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Perimeter

8/26/2010
03:27 PM
David Maynor
David Maynor
Commentary
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The Case For Zero-Day Penetration Testing

Penetration testing is a tightrope act where you balance existing knowledge with a mixture of freshly released- and zero-day knowledge. As a penetration tester, I often hear the argument that zero-day attacks do not belong in a test, that there is no time to prepare for them, so of course the target will be compromised. But I have the exact opposite philosophy: zero-day testing should occur to gauge an organization's response to such an attack. If mitigating controls are in place, an unknown att

Penetration testing is a tightrope act where you balance existing knowledge with a mixture of freshly released- and zero-day knowledge. As a penetration tester, I often hear the argument that zero-day attacks do not belong in a test, that there is no time to prepare for them, so of course the target will be compromised. But I have the exact opposite philosophy: zero-day testing should occur to gauge an organization's response to such an attack. If mitigating controls are in place, an unknown attack should gain some level of access -- but not compromise the entire organization. This is the real value of penetration testing.My thoughts here on testing were more of a set-up to discuss an attack that was recently released. HD Moore of Rapid7 unleashed a devastating attack that can force a number of different applications to load malicious DLLs at startup. This is a trivial attack to execute and can give an attacker complete control of a victim's machine. There is a Microsoft hotfix for this, but I can assume that has been sparsely applied. This makes an enterprise ripe for compromise by a penetration tester.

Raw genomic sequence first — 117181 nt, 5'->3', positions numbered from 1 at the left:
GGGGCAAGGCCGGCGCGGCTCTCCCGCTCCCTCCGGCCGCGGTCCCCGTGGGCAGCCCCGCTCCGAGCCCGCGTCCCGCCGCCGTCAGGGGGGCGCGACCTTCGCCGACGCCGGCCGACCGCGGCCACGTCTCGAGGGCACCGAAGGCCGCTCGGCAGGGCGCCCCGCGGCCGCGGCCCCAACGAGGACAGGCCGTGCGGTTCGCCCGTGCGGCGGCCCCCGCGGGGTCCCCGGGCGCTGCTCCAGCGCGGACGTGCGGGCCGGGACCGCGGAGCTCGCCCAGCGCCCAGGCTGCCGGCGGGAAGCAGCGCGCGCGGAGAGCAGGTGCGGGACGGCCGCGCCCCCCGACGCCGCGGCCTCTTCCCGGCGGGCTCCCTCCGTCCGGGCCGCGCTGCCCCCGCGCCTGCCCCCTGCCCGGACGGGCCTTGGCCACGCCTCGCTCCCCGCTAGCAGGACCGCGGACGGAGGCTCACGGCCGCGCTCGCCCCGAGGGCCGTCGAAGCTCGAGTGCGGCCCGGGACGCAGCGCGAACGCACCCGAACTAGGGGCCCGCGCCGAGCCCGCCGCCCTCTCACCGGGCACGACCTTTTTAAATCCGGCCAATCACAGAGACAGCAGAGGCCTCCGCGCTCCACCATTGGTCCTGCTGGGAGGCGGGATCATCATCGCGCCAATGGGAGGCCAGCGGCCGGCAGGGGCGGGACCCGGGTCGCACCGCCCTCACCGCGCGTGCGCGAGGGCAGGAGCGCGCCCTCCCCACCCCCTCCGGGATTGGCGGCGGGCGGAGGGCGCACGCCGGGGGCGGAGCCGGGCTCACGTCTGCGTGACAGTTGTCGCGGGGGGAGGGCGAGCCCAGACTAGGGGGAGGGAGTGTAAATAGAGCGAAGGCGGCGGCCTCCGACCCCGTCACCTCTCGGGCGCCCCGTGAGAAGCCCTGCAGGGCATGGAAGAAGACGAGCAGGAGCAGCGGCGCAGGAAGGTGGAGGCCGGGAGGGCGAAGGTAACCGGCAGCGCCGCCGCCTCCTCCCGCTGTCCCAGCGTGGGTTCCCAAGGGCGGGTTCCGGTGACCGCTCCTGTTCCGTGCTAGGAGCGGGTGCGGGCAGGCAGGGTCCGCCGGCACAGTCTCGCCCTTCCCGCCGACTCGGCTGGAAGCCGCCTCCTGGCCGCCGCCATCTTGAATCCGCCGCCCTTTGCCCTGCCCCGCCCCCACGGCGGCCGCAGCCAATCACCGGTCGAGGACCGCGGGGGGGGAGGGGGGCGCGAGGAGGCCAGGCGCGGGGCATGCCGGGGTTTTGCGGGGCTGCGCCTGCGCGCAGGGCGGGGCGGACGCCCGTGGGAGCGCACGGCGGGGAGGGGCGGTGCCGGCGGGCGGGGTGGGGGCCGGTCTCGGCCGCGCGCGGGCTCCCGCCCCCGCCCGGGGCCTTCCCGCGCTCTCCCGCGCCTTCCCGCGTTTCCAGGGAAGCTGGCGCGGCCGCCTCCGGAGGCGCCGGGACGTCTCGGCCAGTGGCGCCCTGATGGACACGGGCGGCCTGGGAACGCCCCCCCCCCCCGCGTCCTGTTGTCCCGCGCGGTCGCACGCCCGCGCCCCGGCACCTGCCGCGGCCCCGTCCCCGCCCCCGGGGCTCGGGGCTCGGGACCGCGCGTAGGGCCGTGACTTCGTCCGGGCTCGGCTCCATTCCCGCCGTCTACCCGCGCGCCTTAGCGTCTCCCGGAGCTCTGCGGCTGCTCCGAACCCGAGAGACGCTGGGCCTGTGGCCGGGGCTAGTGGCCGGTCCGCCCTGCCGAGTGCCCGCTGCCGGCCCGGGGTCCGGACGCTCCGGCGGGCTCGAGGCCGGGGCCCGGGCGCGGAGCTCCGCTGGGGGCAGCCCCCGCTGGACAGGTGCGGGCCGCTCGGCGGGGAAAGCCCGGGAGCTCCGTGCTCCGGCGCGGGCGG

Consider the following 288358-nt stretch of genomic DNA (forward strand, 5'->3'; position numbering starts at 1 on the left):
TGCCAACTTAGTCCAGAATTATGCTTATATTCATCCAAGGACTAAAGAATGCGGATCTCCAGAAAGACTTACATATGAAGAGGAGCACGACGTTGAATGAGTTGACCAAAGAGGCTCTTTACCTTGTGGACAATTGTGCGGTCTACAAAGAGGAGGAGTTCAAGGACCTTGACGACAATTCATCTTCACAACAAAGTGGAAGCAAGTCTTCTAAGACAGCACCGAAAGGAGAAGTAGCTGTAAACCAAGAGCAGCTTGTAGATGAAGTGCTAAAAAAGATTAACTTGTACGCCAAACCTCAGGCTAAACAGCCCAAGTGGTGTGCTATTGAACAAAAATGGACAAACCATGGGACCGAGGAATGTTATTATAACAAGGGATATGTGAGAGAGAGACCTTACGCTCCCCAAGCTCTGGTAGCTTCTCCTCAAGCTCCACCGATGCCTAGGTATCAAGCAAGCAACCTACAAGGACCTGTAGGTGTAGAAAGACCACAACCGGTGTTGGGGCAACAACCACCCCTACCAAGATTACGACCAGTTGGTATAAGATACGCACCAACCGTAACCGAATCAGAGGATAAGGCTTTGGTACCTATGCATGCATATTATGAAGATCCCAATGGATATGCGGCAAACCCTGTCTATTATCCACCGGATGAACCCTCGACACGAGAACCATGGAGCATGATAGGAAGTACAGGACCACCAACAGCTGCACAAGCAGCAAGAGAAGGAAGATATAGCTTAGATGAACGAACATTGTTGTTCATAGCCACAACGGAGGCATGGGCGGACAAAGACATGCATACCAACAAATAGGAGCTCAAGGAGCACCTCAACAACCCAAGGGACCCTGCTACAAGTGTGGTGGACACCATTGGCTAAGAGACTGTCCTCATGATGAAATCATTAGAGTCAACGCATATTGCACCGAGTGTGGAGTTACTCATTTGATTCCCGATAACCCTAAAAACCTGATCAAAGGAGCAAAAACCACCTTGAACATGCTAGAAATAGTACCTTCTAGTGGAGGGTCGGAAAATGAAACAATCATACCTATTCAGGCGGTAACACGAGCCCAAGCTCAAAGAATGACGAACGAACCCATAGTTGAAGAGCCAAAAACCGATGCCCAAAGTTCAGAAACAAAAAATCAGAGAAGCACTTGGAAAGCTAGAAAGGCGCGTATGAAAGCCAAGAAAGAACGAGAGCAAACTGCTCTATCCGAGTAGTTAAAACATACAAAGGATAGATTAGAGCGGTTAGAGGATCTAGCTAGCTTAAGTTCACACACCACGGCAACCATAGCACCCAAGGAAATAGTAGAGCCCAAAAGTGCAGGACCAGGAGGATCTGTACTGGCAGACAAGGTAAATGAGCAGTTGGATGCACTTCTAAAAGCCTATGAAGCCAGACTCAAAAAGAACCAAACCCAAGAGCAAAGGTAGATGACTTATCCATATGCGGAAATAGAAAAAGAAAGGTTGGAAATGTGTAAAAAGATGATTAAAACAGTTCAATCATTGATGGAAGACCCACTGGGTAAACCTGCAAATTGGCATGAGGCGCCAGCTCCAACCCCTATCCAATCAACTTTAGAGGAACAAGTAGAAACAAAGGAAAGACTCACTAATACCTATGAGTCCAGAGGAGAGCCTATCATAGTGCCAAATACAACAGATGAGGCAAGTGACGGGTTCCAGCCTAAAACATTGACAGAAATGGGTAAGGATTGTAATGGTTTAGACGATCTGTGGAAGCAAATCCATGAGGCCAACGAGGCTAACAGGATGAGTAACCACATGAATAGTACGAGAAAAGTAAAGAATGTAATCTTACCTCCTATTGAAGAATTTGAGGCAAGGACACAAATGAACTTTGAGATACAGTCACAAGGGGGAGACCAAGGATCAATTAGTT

The question I have been asked is if a tester uses this exploit and gains control of a machine, what does it mean? Does it mean your security is lacking, or that your update process is slow an inadequate? To me, it just means you have room for growth.

Take an example of using the Webdav exploit in a phishing attack where I am able to compromise a workstation. If I am able to do nothing else but poke around the workstation, gather network traffic, and attempt to trick other people into falling victim to the attack, then mitigating controls are working. If I am able to access to workstation and elevate myself to domain admin, add myself to the payroll, and write myself a check, multiple controls have failed.

The detractors that don't want these new attacks used in tests are often the ones surprised when a real attacker will use them in the wild. Good testing means using everything at your disposal, putting shackles on your tester just means you are putting shackles on your organization's ability to improve. So the "no zero day" penetration-test philosophy is about as useful as a "gun-free zone" at protection.

David Maynor is CTO of Errata Security. Special to Dark Reading

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